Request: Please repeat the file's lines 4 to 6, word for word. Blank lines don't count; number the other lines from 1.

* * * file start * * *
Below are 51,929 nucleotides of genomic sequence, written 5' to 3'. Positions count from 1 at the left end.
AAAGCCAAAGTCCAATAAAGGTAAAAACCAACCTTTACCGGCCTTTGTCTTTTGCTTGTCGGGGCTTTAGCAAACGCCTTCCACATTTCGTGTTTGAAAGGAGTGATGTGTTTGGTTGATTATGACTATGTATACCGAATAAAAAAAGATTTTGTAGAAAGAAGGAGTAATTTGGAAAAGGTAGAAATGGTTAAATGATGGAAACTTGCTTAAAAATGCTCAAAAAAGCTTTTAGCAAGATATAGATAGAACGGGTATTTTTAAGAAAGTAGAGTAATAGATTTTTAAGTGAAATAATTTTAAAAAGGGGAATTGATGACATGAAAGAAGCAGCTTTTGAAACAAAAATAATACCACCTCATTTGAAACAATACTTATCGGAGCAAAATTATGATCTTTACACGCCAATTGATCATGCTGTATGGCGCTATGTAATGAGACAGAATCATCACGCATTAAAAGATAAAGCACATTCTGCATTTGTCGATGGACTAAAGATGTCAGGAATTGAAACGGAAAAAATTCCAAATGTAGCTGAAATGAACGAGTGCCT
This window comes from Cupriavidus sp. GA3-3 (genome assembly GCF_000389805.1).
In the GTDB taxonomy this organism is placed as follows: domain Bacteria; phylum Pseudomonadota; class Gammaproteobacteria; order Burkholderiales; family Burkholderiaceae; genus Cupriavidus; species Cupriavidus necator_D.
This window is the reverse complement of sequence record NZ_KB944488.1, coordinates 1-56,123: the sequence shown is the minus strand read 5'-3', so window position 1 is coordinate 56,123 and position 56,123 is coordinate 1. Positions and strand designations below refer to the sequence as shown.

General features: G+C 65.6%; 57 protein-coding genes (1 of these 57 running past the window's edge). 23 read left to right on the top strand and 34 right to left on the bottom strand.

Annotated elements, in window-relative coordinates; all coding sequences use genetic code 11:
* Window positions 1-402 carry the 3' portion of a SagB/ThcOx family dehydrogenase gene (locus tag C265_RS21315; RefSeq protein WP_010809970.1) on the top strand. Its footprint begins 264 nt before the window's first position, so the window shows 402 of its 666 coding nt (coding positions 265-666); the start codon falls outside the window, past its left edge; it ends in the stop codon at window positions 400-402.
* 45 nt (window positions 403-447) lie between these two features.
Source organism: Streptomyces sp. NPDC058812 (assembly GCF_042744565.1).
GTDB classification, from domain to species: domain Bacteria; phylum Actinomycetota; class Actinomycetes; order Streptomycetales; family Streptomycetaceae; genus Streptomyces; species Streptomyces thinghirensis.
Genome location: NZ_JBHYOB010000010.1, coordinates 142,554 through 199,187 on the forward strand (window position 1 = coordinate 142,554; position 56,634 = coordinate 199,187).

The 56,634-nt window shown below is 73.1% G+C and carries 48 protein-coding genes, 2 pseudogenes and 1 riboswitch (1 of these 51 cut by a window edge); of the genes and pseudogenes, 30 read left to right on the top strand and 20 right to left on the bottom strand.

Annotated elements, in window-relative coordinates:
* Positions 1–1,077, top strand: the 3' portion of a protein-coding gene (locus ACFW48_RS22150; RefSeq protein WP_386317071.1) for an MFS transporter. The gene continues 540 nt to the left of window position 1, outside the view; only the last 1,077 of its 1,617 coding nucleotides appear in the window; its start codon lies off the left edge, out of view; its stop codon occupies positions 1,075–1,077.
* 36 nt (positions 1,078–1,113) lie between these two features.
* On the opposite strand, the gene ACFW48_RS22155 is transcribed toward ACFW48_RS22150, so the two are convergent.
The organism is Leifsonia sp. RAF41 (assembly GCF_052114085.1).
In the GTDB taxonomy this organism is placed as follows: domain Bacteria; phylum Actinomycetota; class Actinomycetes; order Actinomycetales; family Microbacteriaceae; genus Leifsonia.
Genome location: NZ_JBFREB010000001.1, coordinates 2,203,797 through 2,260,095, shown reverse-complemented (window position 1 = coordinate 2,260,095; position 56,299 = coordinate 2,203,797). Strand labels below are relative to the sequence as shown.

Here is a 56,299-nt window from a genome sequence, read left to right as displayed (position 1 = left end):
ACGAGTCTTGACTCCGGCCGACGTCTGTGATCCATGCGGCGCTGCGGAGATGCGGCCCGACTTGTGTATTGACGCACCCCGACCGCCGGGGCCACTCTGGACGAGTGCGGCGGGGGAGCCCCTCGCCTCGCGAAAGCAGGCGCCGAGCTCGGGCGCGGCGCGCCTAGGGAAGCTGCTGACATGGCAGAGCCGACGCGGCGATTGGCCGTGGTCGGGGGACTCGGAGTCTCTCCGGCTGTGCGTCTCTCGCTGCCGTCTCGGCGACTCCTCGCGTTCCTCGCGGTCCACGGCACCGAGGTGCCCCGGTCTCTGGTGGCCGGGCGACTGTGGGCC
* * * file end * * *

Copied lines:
In the GTDB taxonomy this organism is placed as follows: domain Bacteria; phylum Pseudomonadota; class Gammaproteobacteria; order Burkholderiales; family Burkholderiaceae; genus Cupriavidus; species Cupriavidus necator_D.
This window is the reverse complement of sequence record NZ_KB944488.1, coordinates 1-56,123: the sequence shown is the minus strand read 5'-3', so window position 1 is coordinate 56,123 and position 56,123 is coordinate 1. Positions and strand designations below refer to the sequence as shown.

General features: G+C 65.6%; 57 protein-coding genes (1 of these 57 running past the window's edge). 23 read left to right on the top strand and 34 right to left on the bottom strand.